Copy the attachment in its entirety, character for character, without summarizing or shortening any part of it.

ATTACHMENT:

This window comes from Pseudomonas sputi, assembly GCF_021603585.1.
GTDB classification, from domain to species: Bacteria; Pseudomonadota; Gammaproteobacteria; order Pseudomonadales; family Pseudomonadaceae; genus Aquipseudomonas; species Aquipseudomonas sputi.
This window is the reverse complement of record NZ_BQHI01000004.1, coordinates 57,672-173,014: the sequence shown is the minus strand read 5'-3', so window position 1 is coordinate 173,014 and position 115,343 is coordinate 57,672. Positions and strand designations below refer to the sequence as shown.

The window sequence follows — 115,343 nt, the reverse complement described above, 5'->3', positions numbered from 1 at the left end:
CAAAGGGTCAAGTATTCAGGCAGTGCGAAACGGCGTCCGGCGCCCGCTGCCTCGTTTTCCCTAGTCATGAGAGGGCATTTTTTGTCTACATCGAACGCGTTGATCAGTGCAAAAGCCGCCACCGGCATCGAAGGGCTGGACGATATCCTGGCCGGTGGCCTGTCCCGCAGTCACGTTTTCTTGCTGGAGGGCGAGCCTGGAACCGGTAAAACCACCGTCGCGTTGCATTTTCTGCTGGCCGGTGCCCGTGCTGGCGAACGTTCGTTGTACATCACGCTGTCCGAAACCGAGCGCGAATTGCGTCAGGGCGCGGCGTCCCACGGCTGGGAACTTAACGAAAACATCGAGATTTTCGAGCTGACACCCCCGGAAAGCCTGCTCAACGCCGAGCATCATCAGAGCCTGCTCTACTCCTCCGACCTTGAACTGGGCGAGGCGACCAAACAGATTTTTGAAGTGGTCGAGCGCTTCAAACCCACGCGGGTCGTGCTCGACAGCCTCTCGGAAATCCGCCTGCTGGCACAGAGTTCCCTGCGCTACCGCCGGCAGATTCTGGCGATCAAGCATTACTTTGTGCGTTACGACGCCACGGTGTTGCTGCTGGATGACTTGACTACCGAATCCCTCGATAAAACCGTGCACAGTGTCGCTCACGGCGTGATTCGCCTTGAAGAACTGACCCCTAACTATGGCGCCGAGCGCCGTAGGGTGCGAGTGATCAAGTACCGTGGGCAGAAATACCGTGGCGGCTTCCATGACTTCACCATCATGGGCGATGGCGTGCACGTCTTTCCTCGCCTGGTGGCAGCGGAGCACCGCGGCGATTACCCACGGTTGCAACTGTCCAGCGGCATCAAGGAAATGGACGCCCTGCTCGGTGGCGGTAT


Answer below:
This window comes from Pseudomonas sputi, assembly GCF_021603585.1.
GTDB classification, from domain to species: Bacteria; Pseudomonadota; Gammaproteobacteria; order Pseudomonadales; family Pseudomonadaceae; genus Aquipseudomonas; species Aquipseudomonas sputi.
This window is the reverse complement of record NZ_BQHI01000004.1, coordinates 57,672-173,014: the sequence shown is the minus strand read 5'-3', so window position 1 is coordinate 173,014 and position 115,343 is coordinate 57,672. Positions and strand designations below refer to the sequence as shown.

The window sequence follows — 115,343 nt, the reverse complement described above, 5'->3', positions numbered from 1 at the left end:
CAAAGGGTCAAGTATTCAGGCAGTGCGAAACGGCGTCCGGCGCCCGCTGCCTCGTTTTCCCTAGTCATGAGAGGGCATTTTTTGTCTACATCGAACGCGTTGATCAGTGCAAAAGCCGCCACCGGCATCGAAGGGCTGGACGATATCCTGGCCGGTGGCCTGTCCCGCAGTCACGTTTTCTTGCTGGAGGGCGAGCCTGGAACCGGTAAAACCACCGTCGCGTTGCATTTTCTGCTGGCCGGTGCCCGTGCTGGCGAACGTTCGTTGTACATCACGCTGTCCGAAACCGAGCGCGAATTGCGTCAGGGCGCGGCGTCCCACGGCTGGGAACTTAACGAAAACATCGAGATTTTCGAGCTGACACCCCCGGAAAGCCTGCTCAACGCCGAGCATCATCAGAGCCTGCTCTACTCCTCCGACCTTGAACTGGGCGAGGCGACCAAACAGATTTTTGAAGTGGTCGAGCGCTTCAAACCCACGCGGGTCGTGCTCGACAGCCTCTCGGAAATCCGCCTGCTGGCACAGAGTTCCCTGCGCTACCGCCGGCAGATTCTGGCGATCAAGCATTACTTTGTGCGTTACGACGCCACGGTGTTGCTGCTGGATGACTTGACTACCGAATCCCTCGATAAAACCGTGCACAGTGTCGCTCACGGCGTGATTCGCCTTGAAGAACTGACCCCTAACTATGGCGCCGAGCGCCGTAGGGTGCGAGTGATCAAGTACCGTGGGCAGAAATACCGTGGCGGCTTCCATGACTTCACCATCATGGGCGATGGCGTGCACGTCTTTCCTCGCCTGGTGGCAGCGGAGCACCGCGGCGATTACCCACGGTTGCAACTGTCCAGCGGCATCAAGGAAATGGACGCCCTGCTCGGTGGCGGTAT